Earnings revisions in SEC filings from prior preliminary announcements

Dana Hollie*, Joshua Livnat, Benjamin Segal

*Corresponding author for this work

Research output: Contribution to journalReview articlepeer-review

16 Scopus citations


This article investigates earnings revisions that occur between preliminary earnings announcements and the immediate subsequent Securities and Exchange Commission (SEC) filings. On average, the absolute value of the revision is 2.9% of the market value of equity where earnings were revised by more than US$100,000. The authors find that earnings revisions are more likely to occur for firms that are more complex, are more financially leveraged, have greater earnings volatility, have losses, and have switched auditors. They find that investors react to the new information in the earnings revisions but find mixed evidence about whether the act of revision itself indicates lower earnings quality to investors. The authors' findings suggest that financial analysts, investors, and regulators alike should pay close attention not only to an earnings surprise at the preliminary earnings announcement date but also at the SEC filing date to determine whether a subsequent earnings surprise occurs.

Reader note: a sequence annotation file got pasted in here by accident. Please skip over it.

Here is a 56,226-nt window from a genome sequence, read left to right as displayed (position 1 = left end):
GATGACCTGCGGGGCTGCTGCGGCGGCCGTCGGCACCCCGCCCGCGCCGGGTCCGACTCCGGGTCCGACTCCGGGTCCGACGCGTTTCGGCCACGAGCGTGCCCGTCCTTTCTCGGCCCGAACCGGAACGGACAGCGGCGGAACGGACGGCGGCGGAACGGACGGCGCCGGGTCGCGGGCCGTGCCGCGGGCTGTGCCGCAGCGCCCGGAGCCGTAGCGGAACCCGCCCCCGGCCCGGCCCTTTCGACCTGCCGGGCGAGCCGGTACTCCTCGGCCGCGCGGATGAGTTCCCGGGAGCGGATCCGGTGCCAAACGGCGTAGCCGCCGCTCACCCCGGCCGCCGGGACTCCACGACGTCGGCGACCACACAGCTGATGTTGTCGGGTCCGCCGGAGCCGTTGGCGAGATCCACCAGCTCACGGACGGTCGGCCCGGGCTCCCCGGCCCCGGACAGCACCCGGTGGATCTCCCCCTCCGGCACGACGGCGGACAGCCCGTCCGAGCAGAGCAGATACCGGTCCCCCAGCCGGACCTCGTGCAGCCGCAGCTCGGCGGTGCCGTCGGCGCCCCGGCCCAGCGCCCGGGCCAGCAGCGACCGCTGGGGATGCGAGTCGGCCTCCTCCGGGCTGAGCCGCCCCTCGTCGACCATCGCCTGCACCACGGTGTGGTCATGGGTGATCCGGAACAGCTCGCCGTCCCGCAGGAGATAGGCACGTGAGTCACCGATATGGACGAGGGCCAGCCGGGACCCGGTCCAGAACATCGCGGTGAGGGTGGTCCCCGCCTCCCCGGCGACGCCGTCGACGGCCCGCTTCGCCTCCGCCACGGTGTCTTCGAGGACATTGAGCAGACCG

Original languageAmerican English
Pages (from-to)3-31
Number of pages29
JournalJournal of Accounting, Auditing and Finance
Issue number1
StatePublished - Jan 2012


  • SEC filings
  • asset pricing
  • earnings announcement
  • earnings revisions
  • market efficiency


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